An Oz campaign billboard greets people entering the town of Braddock, where Fetterman lives, with a comparison of Fetterman with toilet paper and a puppy because they too are limp.
Larry Ceisler, a Democratic public affairs official in Philadelphia who has groomed candidates for debates, said “Fetterman’s biggest challenge and greatest opportunity will be his opening statement and what he says from the first word, because he must prepare the ground for what people are. will see and people will hear.
Ceisler added, “He’s going to have to create an environment for the viewer around empathy. Do not listen to how I say it, but the essence of what I say.
The debate comes amid polls showing an increasingly tight race, with Fetterman leading but with a smaller margin than he had over the summer, facing a steady stream of attacks from Oz and its allies. Democrats see Pennsylvania as their best chance to flip a seat; it is now held by Sen. Patrick J. Toomey (R), who is retiring.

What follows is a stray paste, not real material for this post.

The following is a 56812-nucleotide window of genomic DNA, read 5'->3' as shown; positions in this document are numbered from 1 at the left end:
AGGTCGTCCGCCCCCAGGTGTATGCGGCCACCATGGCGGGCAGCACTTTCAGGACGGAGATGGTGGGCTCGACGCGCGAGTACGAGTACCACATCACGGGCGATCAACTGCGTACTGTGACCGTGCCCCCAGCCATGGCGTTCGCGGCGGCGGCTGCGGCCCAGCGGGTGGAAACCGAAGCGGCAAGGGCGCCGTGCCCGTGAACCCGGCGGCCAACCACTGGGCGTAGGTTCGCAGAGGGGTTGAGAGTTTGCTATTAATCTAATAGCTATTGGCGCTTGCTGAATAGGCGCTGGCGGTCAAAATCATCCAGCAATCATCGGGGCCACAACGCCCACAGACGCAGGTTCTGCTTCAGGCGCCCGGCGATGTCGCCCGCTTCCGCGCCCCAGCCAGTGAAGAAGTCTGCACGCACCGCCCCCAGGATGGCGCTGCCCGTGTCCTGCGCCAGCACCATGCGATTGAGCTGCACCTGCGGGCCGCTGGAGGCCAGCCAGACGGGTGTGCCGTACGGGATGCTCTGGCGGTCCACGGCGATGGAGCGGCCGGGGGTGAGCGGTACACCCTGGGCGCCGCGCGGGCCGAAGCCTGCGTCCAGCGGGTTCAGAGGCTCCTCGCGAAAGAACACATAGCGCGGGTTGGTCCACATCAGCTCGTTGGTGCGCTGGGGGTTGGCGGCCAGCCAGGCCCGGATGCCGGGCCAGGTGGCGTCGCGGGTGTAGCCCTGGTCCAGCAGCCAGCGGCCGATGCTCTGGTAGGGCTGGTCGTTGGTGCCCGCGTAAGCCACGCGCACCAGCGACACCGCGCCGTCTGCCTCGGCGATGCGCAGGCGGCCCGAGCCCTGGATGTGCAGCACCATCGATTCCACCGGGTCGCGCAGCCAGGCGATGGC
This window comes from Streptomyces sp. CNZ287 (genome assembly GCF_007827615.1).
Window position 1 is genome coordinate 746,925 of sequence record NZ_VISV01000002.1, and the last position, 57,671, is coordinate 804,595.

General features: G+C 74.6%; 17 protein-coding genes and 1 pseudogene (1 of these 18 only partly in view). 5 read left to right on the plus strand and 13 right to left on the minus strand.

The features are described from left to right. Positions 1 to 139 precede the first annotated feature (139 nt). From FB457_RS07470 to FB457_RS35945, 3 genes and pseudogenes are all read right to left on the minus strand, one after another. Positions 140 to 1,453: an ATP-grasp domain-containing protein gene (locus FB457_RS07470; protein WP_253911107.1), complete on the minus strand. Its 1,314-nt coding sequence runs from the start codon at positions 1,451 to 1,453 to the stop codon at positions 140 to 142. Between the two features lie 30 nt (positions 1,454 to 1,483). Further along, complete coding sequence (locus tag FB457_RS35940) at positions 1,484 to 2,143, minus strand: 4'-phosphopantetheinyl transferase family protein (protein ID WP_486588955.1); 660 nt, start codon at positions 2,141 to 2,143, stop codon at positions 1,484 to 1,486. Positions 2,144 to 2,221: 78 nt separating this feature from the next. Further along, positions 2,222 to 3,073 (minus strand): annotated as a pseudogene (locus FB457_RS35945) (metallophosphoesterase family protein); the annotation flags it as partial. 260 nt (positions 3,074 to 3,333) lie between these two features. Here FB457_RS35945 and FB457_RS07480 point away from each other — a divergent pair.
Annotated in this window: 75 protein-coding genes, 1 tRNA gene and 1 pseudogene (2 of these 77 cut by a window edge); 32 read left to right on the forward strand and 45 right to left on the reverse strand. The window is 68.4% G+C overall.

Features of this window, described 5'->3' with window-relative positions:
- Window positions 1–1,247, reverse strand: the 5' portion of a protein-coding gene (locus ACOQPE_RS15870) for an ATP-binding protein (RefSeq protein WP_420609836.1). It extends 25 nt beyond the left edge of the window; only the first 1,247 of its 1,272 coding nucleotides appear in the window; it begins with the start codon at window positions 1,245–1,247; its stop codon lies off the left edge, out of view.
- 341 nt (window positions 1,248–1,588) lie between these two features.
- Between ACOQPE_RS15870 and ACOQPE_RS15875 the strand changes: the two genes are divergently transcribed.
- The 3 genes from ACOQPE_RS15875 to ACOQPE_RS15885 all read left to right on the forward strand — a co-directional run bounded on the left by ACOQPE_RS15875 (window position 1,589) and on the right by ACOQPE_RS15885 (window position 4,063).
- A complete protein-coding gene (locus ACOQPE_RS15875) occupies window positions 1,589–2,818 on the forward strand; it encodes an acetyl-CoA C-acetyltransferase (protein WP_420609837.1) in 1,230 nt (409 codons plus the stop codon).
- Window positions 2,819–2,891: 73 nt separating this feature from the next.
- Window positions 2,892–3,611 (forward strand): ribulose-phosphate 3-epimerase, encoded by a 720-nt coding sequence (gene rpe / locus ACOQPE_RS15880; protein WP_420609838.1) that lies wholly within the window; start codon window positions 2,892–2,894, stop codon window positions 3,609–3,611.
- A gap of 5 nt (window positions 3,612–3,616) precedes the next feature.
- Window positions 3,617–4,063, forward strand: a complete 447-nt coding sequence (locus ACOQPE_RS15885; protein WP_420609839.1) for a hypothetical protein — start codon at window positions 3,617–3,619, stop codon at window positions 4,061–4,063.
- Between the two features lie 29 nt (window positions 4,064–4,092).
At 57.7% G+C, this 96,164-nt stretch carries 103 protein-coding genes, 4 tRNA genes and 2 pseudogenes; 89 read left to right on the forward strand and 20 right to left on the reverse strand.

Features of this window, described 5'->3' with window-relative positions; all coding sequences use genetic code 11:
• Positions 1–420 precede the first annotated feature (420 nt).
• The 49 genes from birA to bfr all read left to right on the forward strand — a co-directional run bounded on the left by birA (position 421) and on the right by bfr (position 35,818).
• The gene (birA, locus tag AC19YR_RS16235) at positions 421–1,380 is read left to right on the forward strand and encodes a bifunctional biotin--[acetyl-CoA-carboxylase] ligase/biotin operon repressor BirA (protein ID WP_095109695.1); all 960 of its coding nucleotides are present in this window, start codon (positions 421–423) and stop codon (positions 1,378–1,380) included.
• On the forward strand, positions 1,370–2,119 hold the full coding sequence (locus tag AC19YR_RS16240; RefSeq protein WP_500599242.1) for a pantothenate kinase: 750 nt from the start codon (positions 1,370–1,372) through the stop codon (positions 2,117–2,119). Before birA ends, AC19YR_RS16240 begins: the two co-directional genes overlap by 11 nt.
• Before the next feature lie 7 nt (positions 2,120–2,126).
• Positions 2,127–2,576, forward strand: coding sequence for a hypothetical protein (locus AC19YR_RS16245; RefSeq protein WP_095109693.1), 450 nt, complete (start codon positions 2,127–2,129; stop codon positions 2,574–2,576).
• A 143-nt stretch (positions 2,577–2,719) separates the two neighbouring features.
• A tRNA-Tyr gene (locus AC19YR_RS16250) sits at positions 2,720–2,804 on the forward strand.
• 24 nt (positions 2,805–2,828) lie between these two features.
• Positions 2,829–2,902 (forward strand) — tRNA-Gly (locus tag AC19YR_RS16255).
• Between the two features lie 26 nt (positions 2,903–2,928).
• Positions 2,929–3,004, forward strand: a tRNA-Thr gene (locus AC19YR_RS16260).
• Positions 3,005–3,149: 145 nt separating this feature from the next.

The two candidates not only have different political platforms, but very contrasting personalities that the debate could accentuate. Fetterman is a 6-foot-8, tattooed, goatee-like man who rarely wears a suit and tie. Oz, a cardiothoracic surgeon who hosted “The Dr. Oz Show” for years, almost always looks ready for TV, with bobbed hair and suits that seem tailor-made.
Both candidates spent much of the campaign attacking each other personally. Fetterman used viral social media memes and videos to ridicule Oz as a wealthy, out-of-touch celebrity who made a living promoting questionable medical supplements on his TV show.